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WVU English professor awarded prestigious Carnegie fellowship

Artist's rendering of the trash humans produce to say
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West Virginia University English professor Stephanie Foote has been named one of the 2018 Andrew Carnegie Fellows for her work related to cultural production in and around the Anthropocene, the geological epoch in which human activity has had a global effect on Earth’s climate and environment.

The Carnegie Corporation of New York awards the high-profile fellowship, known as the “brainy award.” Foote was chosen from among 270 nominees from across the country and is the first WVU professor to receive the prestigious recognition.

The fellowship recognizes “high-caliber scholarship that applies fresh perspectives to some of the most pressing issues of our times, shows potential for meaningful impact on a field of study and has the capacity for dissemination to a broad audience.”

Each member of the class of 31 scholars will receive up to $200,000 in order to devote time to significant research, writing and publishing in the humanities and social sciences.

“Stephanie Foote is the most recent example of how West Virginia University’s faculty are finding creative and exciting ways to address the challenges that face modern society,” said President E. Gordon Gee. “It is an example of the tremendous quality of our faculty research and a reminder of the power that higher education has to transform our state and the world.”

“The selection is also further indication that West Virginia University scholarship is being recognized more and more at the highest levels and furthers our status as a significant research university.”

Provost Joyce McConnell called the Carnegie Fellowship “an exciting next step” for Foote, who has already been recognized as a fellow at the National Humanities Center in North Carolina, where she is in residence this year.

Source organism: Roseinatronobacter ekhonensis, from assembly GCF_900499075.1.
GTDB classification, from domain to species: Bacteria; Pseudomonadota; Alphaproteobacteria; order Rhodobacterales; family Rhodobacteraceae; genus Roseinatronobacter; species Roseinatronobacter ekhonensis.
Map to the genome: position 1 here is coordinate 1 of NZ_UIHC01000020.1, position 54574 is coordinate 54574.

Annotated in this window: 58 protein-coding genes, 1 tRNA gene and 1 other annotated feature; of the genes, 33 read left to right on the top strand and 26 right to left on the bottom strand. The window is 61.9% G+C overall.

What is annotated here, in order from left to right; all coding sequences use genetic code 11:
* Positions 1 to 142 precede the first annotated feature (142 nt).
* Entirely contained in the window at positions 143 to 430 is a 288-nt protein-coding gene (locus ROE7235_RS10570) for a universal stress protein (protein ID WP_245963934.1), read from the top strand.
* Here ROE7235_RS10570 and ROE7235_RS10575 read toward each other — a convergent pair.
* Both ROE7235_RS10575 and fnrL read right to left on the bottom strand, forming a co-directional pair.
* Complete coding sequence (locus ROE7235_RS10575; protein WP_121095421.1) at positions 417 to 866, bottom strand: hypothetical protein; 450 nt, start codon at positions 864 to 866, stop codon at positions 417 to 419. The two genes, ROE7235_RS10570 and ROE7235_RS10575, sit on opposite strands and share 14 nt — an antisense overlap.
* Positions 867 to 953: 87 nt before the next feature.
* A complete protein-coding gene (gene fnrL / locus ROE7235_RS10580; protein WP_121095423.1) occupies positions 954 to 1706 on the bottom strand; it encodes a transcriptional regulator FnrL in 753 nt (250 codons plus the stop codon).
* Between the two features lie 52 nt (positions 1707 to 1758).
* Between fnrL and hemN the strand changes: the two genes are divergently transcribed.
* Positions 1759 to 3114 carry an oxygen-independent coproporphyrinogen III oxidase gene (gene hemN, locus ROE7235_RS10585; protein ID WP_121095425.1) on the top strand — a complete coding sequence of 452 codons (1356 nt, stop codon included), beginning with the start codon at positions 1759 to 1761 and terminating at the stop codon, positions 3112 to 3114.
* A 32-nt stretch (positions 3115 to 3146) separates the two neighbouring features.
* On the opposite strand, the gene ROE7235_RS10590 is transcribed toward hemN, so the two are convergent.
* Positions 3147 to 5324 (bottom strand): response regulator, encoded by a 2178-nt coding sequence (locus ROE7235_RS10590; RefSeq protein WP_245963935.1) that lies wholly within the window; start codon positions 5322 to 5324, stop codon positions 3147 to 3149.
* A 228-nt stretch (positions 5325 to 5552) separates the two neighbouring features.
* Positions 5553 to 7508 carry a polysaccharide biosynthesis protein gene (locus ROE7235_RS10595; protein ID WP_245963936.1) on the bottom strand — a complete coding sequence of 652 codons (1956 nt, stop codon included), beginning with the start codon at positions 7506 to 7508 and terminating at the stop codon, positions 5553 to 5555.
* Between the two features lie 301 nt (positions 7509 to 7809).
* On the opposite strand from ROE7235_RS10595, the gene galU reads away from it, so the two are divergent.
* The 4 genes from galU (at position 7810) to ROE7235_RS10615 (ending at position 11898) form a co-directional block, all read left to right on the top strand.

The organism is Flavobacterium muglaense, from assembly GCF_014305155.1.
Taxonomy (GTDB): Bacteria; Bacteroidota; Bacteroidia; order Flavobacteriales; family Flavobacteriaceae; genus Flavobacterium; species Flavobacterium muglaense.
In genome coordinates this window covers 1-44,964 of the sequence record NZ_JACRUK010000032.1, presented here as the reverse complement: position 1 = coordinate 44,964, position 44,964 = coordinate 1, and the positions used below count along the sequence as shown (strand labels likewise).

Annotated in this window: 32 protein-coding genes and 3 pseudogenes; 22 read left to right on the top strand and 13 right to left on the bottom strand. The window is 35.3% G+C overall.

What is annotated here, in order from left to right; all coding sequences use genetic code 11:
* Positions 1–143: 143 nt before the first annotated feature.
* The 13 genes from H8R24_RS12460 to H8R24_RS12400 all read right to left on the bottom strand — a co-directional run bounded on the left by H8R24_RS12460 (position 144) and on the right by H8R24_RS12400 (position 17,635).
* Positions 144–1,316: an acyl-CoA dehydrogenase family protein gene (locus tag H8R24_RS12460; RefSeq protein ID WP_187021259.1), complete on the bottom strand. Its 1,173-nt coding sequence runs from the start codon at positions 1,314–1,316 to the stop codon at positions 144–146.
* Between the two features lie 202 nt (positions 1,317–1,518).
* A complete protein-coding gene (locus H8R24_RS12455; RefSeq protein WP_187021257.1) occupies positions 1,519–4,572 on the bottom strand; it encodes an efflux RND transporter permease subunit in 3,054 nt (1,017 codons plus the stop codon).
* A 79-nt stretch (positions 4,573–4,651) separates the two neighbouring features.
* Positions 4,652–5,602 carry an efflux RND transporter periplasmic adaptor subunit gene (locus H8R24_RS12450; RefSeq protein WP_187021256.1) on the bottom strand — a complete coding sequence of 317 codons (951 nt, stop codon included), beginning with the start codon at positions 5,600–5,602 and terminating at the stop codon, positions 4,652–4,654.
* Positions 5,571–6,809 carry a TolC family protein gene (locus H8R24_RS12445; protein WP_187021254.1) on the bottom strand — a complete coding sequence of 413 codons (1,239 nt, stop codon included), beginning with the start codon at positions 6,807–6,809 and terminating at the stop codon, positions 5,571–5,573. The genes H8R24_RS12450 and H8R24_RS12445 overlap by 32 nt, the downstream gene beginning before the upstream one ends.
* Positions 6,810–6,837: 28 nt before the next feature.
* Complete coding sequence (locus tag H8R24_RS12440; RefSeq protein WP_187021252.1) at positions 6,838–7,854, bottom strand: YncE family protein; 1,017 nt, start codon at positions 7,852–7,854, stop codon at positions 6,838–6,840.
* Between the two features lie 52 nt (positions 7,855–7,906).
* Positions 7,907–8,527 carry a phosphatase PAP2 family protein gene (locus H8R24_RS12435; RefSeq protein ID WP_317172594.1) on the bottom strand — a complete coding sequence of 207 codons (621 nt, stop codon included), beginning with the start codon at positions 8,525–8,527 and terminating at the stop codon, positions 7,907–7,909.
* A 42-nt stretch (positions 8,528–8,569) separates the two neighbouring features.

“Stephanie Foote’s work is both urgent and important to our region,” McConnell said. “More than that, it has tremendous potential to change the way we think about our place in the world.”

For Foote, Jackson and Nichols Professor of English in the Eberly College of Arts and Sciences, the fellowship will support her research in the emerging field of environmental humanities.

She will complete her third book, "The Art of Waste: Narrative, Trash, and Contemporary Culture," which argues that garbage, perhaps the most ubiquitous feature of contemporary life, is the richest, most powerful text of our time.

By paying close attention to garbage, we can trace the histories of the global and local circulation and transformation of raw material, the human costs of making, using and discarding commodities and the intense anxiety about personal responsibility toward environmental toxicity embodied by trash.

Further, these stories allow us to grasp the ethical challenges driven not only by physical consequences on the world, but also by our investments in the material world.

Foote looks at social, medical, psychological, industrial, historical, literary and statistical evidence. For example, she analyzes a broad range of data from how garbage circulates globally, to records of how it is burned, buried, salvaged or resold, to psychological models about the intensity of our relationships to objects and how it expresses our cultural values. 

“I use the stories garbage tells and the stories that we tell about garbage to explore a broad range of cultural narratives about human choices and environmental degradation,” Foote said. “If literary creation is the sign of human civilization, garbage is the visible sign of its costs.”

In addition to completing her book, Foote is planning to use the fellowship to fund the establishment of a public humanities website and the formation of a working group to where scholars can collaborate on issues related to the environmental humanities.

She will also organize a symposium in which scholars, activists and citizens from the Appalachian coal-producing region can exchange ideas about the global and local circulation of garbage.

The Carnegie Corporation of New York was established in 1911 by Andrew Carnegie to promote the advancement and diffusion of knowledge and understanding. The corporation’s work focuses on international peace, education and knowledge and a strong democracy. 

The Andrew Carnegie Fellows program was established in 2015. As part of the nominating process, the heads of more than 600 institutions, representing universities, think tanks, publishers and nonprofit organizations nationwide are invited to nominate scholars. 

The final selections are made by a panel of 17 jurors, including leaders of some of the nation’s preeminent institutions dedicated to the advancement of knowledge. They include current and former presidents of universities, foundations and scholarly societies. 

-WVU-

eb/ms/04/25/18

CONTACT: Ann Claycomb
Strategic & Academic Communication
Office of the Provost
304.293.9919; Ann.Claycomb@mail.wvu.edu

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